When you enter your 40s, 50s and 60s, you may begin to notice that it becomes more difficult to read small print. You may find yourself squinting to read books you easily read when younger. It may become difficult to decipher the dosage instructions on a box of medication. Difficulty seeing clearly when reading and other close work is one of the most common problems adults develop between the ages of 41 and 60, according to the American Optometric Association.
Some vision loss is a normal part of aging
Some vision loss is actually a normal change in the eye's ability to focus which occurs with age. Known as presbyopia, this condition gradually worsens over time. There are other common vision challenges that occur with age as well, including:
- needing more light to see clearly
- problems with glare from vehicle headlights or sun reflecting from windshields or pavement
- changes in color perception, making it more difficult to tell the difference between certain shades
- reduced tear production
When vision loss becomes a problem
However, substantial vision loss is one of the most common causes of elderly losing their independence. The CDC reports that 1.8 million non-institutionalized elderly people in the U.S. report some difficulties with activities of daily living at least in part due to visual impairment. The most common danger caused by visual impairment is an increased risk of falls and fractures, leading to hospitalization, nursing home placement, disability or even premature death.
To put it in perspective, 92 percent of adults age 70 and older wear prescription lenses. Eighteen percent also use a magnifying glass for reading and other close work. The number of seniors who have difficulty seeing clearly even with corrective measures increases with age, ranging from 14 percent among seniors aged 70 to 74, up to 32 percent among adults age 85 and older.
Visual symptoms can be warning signs of serious underlying conditions
Vision changes in middle age and beyond can also be a warning sign of a more serious underlying condition. The American Optometric Association points out several visual symptoms that can indicate a more serious condition:
- Vision that fluctuates - If the clarity of your vision fluctuates from day to day, this can be a sign of hypertension (high blood pressure).
- Floaters and flashes - Seeing floaters from time to time is actually normal; these are typically shadowy images of particles that float in the fluid that fills the inside of the eye. However, if you suddenly see more floaters than normal, and they are accompanied by bright, flashing lights, it could be an indication of retinal detachment (a tear of the retina).
- Loss of peripheral vision - A loss of peripheral vision, or side vision, can be a warning sign of glaucoma. Glaucoma is a disease in which the optic nerve becomes damaged and no longer transmits visual images to the brain. Unfortunately, symptoms often don't appear until damage to your vision has already occurred.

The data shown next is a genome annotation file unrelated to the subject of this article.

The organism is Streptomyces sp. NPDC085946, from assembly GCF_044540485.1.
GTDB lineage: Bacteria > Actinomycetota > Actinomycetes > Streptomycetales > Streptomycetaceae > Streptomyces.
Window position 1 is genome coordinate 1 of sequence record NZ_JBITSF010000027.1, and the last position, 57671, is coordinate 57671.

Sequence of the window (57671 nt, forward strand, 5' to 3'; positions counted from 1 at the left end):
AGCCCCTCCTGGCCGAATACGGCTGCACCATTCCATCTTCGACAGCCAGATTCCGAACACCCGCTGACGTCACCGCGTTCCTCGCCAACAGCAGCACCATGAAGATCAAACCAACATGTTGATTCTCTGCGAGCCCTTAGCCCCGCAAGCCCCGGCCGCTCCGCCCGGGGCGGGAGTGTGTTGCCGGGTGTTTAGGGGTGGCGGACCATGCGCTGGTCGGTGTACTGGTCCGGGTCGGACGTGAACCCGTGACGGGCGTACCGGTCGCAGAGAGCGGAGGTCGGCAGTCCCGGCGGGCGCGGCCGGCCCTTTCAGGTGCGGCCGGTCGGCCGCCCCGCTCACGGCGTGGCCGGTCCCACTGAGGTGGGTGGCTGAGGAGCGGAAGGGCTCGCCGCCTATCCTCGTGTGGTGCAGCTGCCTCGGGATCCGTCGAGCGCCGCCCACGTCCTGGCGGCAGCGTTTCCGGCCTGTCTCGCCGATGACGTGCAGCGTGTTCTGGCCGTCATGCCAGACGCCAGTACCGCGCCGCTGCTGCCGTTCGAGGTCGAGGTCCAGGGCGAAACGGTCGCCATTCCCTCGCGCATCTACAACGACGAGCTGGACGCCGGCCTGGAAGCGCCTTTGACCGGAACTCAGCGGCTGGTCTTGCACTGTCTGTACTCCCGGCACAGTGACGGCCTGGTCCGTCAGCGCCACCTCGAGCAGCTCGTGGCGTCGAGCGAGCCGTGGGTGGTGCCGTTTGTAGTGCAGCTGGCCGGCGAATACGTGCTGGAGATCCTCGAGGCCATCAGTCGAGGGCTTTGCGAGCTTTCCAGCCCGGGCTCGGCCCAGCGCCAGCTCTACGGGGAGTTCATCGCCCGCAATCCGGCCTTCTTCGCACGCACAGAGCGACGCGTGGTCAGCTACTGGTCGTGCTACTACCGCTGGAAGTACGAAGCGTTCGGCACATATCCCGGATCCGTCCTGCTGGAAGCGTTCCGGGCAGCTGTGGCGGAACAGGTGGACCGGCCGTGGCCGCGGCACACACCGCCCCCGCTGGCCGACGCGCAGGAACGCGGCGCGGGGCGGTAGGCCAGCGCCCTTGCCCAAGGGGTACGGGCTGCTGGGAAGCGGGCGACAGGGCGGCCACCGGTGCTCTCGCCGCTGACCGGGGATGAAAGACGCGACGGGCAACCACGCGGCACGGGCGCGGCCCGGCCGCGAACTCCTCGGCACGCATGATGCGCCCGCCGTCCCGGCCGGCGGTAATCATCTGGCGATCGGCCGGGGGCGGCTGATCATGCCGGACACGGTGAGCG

- Distorted vision - Do straight lines now seem warped or wavy? Is there a blind spot in the middle of your visual field? This can be a sign of age-related macular degeneration (AMD), a disease of the macula, a part of the eye's retina that's responsible for the central visual field, where visual acuity is typically sharpest.
Some diseases of the eye are treatable, like some normal vision loss can be corrected with corrective lenses or surgery. However, other diseases of the eye cause permanent damage that is not correctable by corrective or surgical procedures. Whether your vision loss is correctable or not, there are some general tips and strategies you can use to decrease your risk of falls, fractures and other accidents as a result of poor vision in your day-to-day life.
- Have regular eye exams - A regular visit to your optometrist can pinpoint problems like glaucoma and other diseases of the eye before you begin having symptoms that can lead to permanent vision loss.
- Keep your environment well-lit - If you have trouble seeing in dim lighting, make sure your home has ample lighting to illuminate the areas where you spend the most time, as well as in difficult-to-navigate areas, such as stairs and hallways.
- Remove clutter -For seniors with visual impairment, it can be difficult to discern objects such as cords that extend across a room or hallway or a throw rug with a turned-up edge. These hazards can easily lead to dangerous falls. Keep your home as clutter-free as possible, removing hazards and spacing out furniture to allow for ample walking room.
- Wear sunglasses in bright sunlight - Ultraviolet light can lead to the development of cataracts, so protect your eyes when you're out enjoying the sunshine.
- Mark the edge of stairs with brightly-colored tape - If navigating stairs proves especially challenging, marking the edges with brightly-colored tape makes it easier to discern individual steps to avoid trips and falls. In fact, contrasting colors are helpful visual aids when it comes to things like doors and door frames, plates and place mats, and other everyday objects that may not be easy to differentiate from the objects next to or behind them.
- Decide when to give up the keys - If your vision loss is severe and not correctable with corrective lenses or other measures, it may be time to give up driving for your own safety and the safety of others. Talk with your optometrist, your primary physician, and your family to determine when it's time to hang up the keys.